There are this many things on my screen: lots and lots and lots and lots and lots and lots and lots and lots and lots and lots and lots and lots and lots and lots and lots and lots and lots and lots and lots and lots and lots and lots and lots and lots and lots and lots and lots and lots.
And most of them are exploding.
Massive science-fictional, real-time strategy battles, focused on armies rather than units, and with a camera which fluidly goes alllllllllll the way ouuuuuuuuuuut and allthewayin in order to demonstrate the extraordinary magnitude of these machine wars. After a few months locked into Stardock’s eyewateringly expensive founders’ program, a ‘pre-beta’ version just fetched up on Steam Early Access. As well as maybepossiblyhopefully scratching SupCom itches, it’s also our first chance to take a DirectX 12 game for a spin, not to mention one which requires a quad-core processor as a minimum.
I’ll get some hardware blather out the way first. I didn’t notice any prettiness gains from running it in DirectX 12 mode (which requires Windows 10), but it did run a few frames faster. That said, I’m running it on an NVIDIA card, and given how much AMD has been involved in promotion for Ashes thus far, I rather suspect I’d have seen a bigger jump if I had a Radeon. Jeremy’s talked about some of this stuff before, so I won’t repeat it now, but for the time being my experience is that it doesn’t much matter whether I run it in DX11 or 12. Apart from that the latter seems to be incompatible with everything I use to take screenshots. Bah!
Running it at 2560×1440 with most settings on high but anti-aliasing set to 2x, I was getting approximately 35 fps out of my GTX 970. It looks mostly spectacular and it’s not a game that I feel would especially benefit from the magic 60, so I’m happy with that for now. The built-in benchmark tool – which I suspect will be first port of call for many early adopters – also tells me that the framerate is almost entirely handicapped by my GPU rather than CPU. That’s probably to be expected given I’ve got a hexacore chip running at 4GHz – but then again it is half a decade old, on an equally geriatric motherboard. Running a modified test that simulates an ‘infinitely powerful’ GPU in order to demonstrate the capabilities of the chip, I’m getting about 75FPS.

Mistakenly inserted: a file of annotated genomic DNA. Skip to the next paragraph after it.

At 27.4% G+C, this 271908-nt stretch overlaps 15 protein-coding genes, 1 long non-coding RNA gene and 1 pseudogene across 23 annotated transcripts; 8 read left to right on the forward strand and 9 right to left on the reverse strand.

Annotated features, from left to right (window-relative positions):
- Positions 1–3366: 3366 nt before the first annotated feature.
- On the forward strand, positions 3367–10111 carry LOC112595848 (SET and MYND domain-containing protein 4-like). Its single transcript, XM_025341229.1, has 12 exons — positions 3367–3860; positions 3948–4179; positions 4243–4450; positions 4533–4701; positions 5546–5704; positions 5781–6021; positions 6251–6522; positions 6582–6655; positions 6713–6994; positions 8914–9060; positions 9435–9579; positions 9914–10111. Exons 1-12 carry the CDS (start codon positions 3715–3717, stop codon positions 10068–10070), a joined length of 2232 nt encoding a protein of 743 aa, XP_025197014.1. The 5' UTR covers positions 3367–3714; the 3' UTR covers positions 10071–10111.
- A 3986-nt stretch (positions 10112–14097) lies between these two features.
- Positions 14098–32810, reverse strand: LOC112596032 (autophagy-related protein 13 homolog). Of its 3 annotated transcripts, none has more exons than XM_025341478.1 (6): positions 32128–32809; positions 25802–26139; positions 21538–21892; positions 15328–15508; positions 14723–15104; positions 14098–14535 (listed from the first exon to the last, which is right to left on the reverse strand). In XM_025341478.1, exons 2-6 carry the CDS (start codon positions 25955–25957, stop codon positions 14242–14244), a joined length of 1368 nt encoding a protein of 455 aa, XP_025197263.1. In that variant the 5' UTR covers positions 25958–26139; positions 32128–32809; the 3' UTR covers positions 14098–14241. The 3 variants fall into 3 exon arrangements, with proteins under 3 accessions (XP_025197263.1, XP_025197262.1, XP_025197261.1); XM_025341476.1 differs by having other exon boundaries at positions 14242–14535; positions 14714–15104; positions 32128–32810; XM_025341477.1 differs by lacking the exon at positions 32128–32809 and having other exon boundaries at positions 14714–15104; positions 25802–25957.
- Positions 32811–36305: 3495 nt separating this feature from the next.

I, uh, don’t know if that helps you in any way, but basically I’m saying: I have a sort of medium-high system and I can get Ashes looking great and running pretty smooth, depending of course on how senior your rank in the framerate policeforce is. While min system requirements are higher than the norm, I don’t think there’s a dramatic barrier to entry.
As for the game, well, it looks the part. I ran the benchmark repeatedly, purely just to clap in delight at the vast, explodey scale of it all. It’s one of those instances of a game looking like you remember an older game looking, which is perhaps because side-by-side comparisons reveal that the visual jump isn’t exactly life-changingly profound. It does look better than its spiritual predecessors though: the overall impression is that the scene is richer rather than more detailed as such. It is a fine, fine sight to have on one’s screen, no question about that, and does beg the question “why don’t all real-time strategy games in 2015 look like this?” I should also mention that the sounds of battle are wonderful: proper speaker-shaking stuff, a true sonic warscape.
The camera doesn’t go quite as far out as SupCom’s, which I suspect is partly because this age of commonplace 1080p screens means it doesn’t need to in order to usefully display the entire scene, and partly because Ashes had to stop short of outright copying everything. Here, you hit space to bring up the strategic map with its ant-farm swarm of dots, rather than scroll all the way out, but it’s not really a hardship.